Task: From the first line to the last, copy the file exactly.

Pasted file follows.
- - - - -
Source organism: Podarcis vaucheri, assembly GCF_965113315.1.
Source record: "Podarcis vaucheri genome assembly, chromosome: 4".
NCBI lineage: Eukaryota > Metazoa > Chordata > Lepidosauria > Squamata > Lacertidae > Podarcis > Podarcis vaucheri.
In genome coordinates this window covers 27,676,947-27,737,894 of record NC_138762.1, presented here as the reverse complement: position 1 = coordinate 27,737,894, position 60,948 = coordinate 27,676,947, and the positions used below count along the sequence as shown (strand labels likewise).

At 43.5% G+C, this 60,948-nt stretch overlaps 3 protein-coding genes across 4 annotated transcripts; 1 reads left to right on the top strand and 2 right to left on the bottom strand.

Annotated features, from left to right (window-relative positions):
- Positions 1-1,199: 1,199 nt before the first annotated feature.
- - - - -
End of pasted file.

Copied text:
Source organism: Podarcis vaucheri, assembly GCF_965113315.1.
Source record: "Podarcis vaucheri genome assembly, chromosome: 4".
NCBI lineage: Eukaryota > Metazoa > Chordata > Lepidosauria > Squamata > Lacertidae > Podarcis > Podarcis vaucheri.
In genome coordinates this window covers 27,676,947-27,737,894 of record NC_138762.1, presented here as the reverse complement: position 1 = coordinate 27,737,894, position 60,948 = coordinate 27,676,947, and the positions used below count along the sequence as shown (strand labels likewise).

At 43.5% G+C, this 60,948-nt stretch overlaps 3 protein-coding genes across 4 annotated transcripts; 1 reads left to right on the top strand and 2 right to left on the bottom strand.

Annotated features, from left to right (window-relative positions):
- Positions 1-1,199: 1,199 nt before the first annotated feature.